OCR AS Biology

Revision Notes

4.3.6 Evidence of Evolution

Evidence of Evolution

  • Regarding evolution, it is important to distinguish between two key ideas:
    • Firstly, the term ‘evolution’ can refer to the general theory of evolution. This refers to the way in which species have changed over time and continue to change
    • Secondly, the term ‘evolution’ may be used as a shorthand way of referring to the theory of evolution by natural selection (i.e. the specific process by which evolution occurs)
  • Although the general idea of evolution was acknowledged at the time, two biologists, named Chares Darwin and Alfred Russel Wallace, contributed greatly to developing the specific theory of evolution by natural selection
    • Wallace spent many years travelling in South America and South-East Asia and collecting specimens from these places
    • Darwin took part in a voyage around the world and collected specimens and information about many species
    • These experiences and the notes and samples they collected along the way led to both men publishing a joint scientific paper proposing their theory of evolution by natural selection in 1858

Darwin’s observations

  • Darwin made several key observations that helped him to develop the theory of evolution by natural selection, including:
    • All organisms produce more offspring than could ever actually survive (i.e. not all offspring survive)
    • Populations of organisms do fluctuate (change over time) but not significantly (i.e. their numbers usually stay fairly constant)
    • Populations of the same species of organisms show variation in characteristics between individuals (known as intraspecific variation)
    • Offspring inherit characteristics from their parents
  • The theory of evolution by natural selection is now widely accepted
  • Two key sources of evidence for this theory include:
    • Fossil evidence
    • Molecular evidence (our understanding of genetics has made clear the mechanism by which natural selection can occur and it has been shown that characteristics are passed on to offspring in genes)

Fossil evidence for the theory of evolution by natural selection

  • Fossils are preserved remains of organisms or other features left by organisms, such as footprints, burrows and faeces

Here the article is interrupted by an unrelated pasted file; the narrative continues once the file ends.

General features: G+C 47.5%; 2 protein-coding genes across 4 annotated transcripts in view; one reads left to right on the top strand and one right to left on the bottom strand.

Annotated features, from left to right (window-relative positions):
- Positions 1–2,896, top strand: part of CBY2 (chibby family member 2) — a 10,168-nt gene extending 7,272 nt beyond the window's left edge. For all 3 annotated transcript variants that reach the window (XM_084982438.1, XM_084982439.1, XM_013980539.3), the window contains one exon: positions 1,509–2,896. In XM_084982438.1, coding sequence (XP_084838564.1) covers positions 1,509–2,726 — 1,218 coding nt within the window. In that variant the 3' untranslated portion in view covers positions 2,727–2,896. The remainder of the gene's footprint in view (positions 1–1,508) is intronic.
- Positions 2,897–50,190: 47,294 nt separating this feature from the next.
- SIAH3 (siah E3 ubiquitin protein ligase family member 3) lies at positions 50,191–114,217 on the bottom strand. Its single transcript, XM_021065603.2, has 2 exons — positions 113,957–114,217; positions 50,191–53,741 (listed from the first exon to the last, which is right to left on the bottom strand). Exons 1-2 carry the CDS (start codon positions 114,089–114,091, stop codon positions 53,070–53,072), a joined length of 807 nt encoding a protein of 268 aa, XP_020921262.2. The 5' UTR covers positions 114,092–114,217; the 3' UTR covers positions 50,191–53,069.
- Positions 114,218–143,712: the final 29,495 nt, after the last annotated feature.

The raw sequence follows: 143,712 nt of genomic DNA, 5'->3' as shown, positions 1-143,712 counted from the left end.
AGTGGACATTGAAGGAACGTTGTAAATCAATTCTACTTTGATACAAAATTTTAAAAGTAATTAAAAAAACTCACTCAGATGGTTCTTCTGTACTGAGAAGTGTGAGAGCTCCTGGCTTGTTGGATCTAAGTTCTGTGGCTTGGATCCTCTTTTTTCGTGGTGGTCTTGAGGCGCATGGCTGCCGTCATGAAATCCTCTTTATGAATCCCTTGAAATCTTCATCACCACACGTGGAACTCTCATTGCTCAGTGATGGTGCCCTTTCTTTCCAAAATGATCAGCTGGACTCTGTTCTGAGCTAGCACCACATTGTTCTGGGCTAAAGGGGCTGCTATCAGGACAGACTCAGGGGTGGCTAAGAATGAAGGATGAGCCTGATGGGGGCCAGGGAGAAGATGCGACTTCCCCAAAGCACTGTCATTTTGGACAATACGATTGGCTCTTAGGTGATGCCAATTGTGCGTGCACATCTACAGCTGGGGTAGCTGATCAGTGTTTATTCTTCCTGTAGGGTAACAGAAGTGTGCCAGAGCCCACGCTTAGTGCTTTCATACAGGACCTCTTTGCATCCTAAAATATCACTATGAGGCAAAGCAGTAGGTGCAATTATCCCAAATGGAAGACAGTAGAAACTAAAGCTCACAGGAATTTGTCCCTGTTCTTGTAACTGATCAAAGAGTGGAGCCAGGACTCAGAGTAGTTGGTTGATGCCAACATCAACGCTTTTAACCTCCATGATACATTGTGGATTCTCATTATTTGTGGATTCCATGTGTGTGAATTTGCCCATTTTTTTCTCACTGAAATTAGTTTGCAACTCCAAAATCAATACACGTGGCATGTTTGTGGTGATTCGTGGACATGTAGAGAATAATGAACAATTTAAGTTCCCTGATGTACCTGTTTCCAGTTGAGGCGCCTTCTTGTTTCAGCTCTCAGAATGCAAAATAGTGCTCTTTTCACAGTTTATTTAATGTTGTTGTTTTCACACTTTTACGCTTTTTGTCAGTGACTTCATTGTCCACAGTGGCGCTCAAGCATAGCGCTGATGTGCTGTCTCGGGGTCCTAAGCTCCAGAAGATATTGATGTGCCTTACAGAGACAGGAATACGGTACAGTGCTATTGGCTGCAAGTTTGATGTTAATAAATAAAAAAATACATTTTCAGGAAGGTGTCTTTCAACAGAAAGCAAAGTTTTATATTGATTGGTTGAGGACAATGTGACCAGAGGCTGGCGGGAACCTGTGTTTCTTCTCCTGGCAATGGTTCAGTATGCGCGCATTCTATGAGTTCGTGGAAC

• We can tell from fossils that environments (and the organisms living in these environments) have changed significantly over millions of years
    • Fossils, as well as the rocks they are found in, can be dated, allowing us to accurately put fossil organisms into a sequence from oldest to youngest (i.e to see how the organisms changed through evolutionary time)
    • Fossils also allow us to show similarities between extinct species (i.e. how related they are) and even between now-extinct, ancestral species and present-day species
  • All this has provided evidence for the gradual change from simple life forms, such as Archaea and Bacteria, to complex Eukaryotic life forms and the evolutionary relationships between organisms

Molecular evidence for the theory of evolution by natural selection

  • DNA found in the nucleus of cells can be sequenced and used to provide evidence of evolutionary relationships between species and how the genetic code of species has changed as they have evolved
  • The differences between the nucleotide sequences in the analogous genes of different species can provide a lot of information:
    • The more similar the sequence the more closely related the species are
    • Two groups of organisms with very similar DNA will have separated into separate species more recently than two groups with less similarity in their DNA sequences
  • As a result, DNA sequence analysis and comparison can be used to create phylogenetic trees that show the evolutionary relationships between species

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